Species of fungi belonging to the order Mucorales can be found everywhere in the environment. Gilbertella persicaria, which belongs to this order, have often been isolated from fruits and in water systems. However, there has been no report of isolation of this fungus from human samples. During a gut mycobiome study, from the Segamat community, Gilbertella persicaria was isolated from a human fecal sample and was characterized through a series of morphological assessment, biochemical tests, and molecular techniques. The isolate produced a white velvety surface that turned grayish after 24 h. Although no biofilm production was observed, the results indicated that the isolate could form calcium oxalate crystals, produced urease, and was resistant to low pH. The isolate was sensitive to amphotericin but resistant to voriconazole and itraconazole. The features of this fungus that could help in its survival in the human gut are also discussed.
This is a preview of subscription content, log in to check access.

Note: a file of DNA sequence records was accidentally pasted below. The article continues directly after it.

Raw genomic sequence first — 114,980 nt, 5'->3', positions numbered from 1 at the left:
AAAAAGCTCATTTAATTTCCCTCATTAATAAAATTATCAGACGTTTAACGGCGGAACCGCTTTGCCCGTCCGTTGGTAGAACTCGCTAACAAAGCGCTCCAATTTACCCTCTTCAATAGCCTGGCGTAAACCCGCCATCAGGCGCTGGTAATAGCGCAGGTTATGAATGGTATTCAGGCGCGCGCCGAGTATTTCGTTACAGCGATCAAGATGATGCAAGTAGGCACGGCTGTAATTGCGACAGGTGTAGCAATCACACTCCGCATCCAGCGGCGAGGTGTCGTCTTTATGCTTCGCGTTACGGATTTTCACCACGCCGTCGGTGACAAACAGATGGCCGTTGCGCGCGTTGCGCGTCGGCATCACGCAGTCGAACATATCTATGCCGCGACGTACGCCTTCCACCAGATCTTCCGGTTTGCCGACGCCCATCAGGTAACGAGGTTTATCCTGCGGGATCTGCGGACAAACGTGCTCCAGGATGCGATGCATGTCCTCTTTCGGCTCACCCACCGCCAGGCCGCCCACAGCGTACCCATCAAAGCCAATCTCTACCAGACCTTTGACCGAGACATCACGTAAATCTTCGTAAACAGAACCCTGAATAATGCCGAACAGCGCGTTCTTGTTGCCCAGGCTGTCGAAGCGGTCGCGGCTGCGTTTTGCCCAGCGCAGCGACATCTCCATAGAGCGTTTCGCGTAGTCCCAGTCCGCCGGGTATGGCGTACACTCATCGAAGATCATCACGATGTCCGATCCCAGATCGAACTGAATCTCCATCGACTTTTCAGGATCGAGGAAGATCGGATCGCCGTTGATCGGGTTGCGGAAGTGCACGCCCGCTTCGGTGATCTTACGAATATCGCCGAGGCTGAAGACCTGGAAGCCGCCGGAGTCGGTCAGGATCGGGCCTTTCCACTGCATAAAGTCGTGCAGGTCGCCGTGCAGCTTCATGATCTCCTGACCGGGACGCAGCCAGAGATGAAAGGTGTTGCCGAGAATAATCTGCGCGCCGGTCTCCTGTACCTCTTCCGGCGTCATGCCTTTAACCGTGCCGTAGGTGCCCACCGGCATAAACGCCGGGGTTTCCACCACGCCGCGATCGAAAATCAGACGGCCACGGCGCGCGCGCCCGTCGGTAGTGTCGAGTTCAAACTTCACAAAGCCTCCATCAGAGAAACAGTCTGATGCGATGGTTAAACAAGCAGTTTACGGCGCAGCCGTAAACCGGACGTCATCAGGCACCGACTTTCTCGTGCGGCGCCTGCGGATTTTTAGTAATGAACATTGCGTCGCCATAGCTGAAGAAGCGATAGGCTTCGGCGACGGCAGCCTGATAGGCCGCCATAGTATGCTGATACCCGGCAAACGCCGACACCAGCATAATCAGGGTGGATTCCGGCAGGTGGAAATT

Buy single article
Instant access to the full article PDF.
Price includes VAT for USA
Das Mehrotra M (1964) Fruit rot of tomato caused by Gilbertella persicaria. Sydowia 17:17–19
Ginting C, Zehr E, Westcott S (1996) Inoculum sources and characterization of isolates of Gilbertella persicaria from peach fruit in South Carolina. Plant Dis 80:1129–1134
I. Cruz-Lachica, I. Marquez-Zequera, R. S. Garcia-Estrada, J. A. Carillo-Fasio, J. Leon-Felix, and R. Allende-Molar, “First Report of Gilbertella persicaria Causing Papaya Fruit Rot,” Plant Dis., vol. 100, no. 1, p. 227, 2015.
Guo LW, Wu YX, Mao ZC, Ho HH, He YQ (2012) Storage Rot of Dragon Fruit Caused by Gilbertella persicaria. Plant Dis 96(12):1826
Pinho DB, Pereira OL, Soares DJ (2014) First report of Gilbertella persicaria as the cause of soft rot of fruit of Syzygium cumini. Australas Plant Dis Notes 9(1):14–17
Vieira JCB, Camara MPS, Bezerra JDP, Motta CMS, Machado AR (2018) First Report of Gilbertella persicaria Causing Soft Rot in Eggplant Fruit in Brazil. Plant Dis 102(6):1172
Eddy ED (1925) A storage rot of peaches caused by new species of Choanephora. Phytopath 15:607–610
Hesseltine CW (1960) Gilbertella gen. Nov. (Mucorales). Bot Club 87(1):21–30